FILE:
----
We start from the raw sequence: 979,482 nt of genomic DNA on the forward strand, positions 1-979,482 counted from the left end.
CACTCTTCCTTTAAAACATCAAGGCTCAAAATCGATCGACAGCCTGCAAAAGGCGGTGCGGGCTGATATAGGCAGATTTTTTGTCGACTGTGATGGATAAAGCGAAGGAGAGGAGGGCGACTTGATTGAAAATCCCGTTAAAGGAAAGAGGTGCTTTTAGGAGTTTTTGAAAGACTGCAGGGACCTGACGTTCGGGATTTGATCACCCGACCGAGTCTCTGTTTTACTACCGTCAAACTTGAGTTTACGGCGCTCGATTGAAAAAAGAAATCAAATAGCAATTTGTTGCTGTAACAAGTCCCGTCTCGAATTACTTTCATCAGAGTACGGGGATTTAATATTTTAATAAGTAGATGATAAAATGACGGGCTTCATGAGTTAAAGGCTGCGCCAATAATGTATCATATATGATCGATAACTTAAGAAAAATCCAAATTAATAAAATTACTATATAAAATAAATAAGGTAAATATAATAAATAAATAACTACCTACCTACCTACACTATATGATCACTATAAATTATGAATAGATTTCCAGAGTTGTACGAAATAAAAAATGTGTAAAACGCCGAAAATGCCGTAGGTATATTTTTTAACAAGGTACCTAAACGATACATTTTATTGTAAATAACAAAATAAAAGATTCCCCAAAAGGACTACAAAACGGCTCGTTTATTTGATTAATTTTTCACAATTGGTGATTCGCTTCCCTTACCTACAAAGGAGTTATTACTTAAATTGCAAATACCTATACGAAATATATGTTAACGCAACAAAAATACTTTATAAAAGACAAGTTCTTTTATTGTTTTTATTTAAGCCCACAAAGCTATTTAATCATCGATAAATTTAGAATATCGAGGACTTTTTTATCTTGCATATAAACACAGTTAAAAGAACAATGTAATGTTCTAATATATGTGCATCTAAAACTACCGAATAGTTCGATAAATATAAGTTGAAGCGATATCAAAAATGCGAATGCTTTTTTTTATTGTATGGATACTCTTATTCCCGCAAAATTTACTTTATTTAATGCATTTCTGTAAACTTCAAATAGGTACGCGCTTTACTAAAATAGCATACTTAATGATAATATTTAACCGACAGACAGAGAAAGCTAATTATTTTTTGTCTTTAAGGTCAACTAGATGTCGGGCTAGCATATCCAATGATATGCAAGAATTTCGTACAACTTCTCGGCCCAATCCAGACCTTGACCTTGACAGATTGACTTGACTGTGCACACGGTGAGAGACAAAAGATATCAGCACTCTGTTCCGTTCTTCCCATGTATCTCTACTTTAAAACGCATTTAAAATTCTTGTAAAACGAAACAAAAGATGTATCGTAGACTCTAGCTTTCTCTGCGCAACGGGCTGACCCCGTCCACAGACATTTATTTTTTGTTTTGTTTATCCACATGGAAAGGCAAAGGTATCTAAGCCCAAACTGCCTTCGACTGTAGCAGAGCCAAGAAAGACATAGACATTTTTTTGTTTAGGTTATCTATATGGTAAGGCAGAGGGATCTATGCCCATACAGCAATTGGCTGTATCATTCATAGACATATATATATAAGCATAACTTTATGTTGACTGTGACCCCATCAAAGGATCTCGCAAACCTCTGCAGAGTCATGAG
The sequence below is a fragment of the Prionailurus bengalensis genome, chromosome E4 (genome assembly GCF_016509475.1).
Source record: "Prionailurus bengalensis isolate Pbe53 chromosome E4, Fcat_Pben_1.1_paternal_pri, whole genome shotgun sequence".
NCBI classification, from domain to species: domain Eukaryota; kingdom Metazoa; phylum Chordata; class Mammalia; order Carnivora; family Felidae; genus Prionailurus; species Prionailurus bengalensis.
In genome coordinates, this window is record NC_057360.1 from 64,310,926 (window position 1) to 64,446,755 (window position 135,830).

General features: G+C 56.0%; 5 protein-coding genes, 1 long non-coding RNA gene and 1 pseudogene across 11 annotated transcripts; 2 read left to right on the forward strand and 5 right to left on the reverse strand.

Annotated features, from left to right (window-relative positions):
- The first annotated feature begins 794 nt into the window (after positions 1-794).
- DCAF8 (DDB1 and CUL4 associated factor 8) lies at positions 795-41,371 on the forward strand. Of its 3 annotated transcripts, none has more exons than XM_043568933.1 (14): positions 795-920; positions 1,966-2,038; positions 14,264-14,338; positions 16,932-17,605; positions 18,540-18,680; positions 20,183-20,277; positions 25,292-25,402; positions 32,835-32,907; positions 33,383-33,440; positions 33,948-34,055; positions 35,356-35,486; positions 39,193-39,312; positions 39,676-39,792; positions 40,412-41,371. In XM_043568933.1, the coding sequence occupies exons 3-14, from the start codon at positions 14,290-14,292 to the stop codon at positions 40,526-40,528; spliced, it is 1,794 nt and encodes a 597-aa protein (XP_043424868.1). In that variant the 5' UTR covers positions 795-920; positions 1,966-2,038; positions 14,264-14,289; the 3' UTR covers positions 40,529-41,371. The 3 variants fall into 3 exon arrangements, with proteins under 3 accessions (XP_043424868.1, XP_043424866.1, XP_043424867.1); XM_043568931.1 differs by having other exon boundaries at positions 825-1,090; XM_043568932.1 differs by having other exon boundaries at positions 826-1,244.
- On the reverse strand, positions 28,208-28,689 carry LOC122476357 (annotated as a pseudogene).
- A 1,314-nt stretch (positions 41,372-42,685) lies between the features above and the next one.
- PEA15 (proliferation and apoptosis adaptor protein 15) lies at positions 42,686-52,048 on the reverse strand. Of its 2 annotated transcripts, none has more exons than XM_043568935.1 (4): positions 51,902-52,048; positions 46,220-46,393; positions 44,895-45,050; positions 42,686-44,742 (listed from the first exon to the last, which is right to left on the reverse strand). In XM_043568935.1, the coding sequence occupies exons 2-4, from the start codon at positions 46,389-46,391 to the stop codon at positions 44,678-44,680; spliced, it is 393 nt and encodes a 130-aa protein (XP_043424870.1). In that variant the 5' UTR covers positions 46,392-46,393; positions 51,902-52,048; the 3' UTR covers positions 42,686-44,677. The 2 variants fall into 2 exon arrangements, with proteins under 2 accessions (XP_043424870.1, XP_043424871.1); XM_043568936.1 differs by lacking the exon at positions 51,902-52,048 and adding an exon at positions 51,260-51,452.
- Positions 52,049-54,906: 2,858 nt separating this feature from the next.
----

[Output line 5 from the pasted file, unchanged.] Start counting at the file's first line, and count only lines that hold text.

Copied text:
NCBI classification, from domain to species: domain Eukaryota; kingdom Metazoa; phylum Chordata; class Mammalia; order Carnivora; family Felidae; genus Prionailurus; species Prionailurus bengalensis.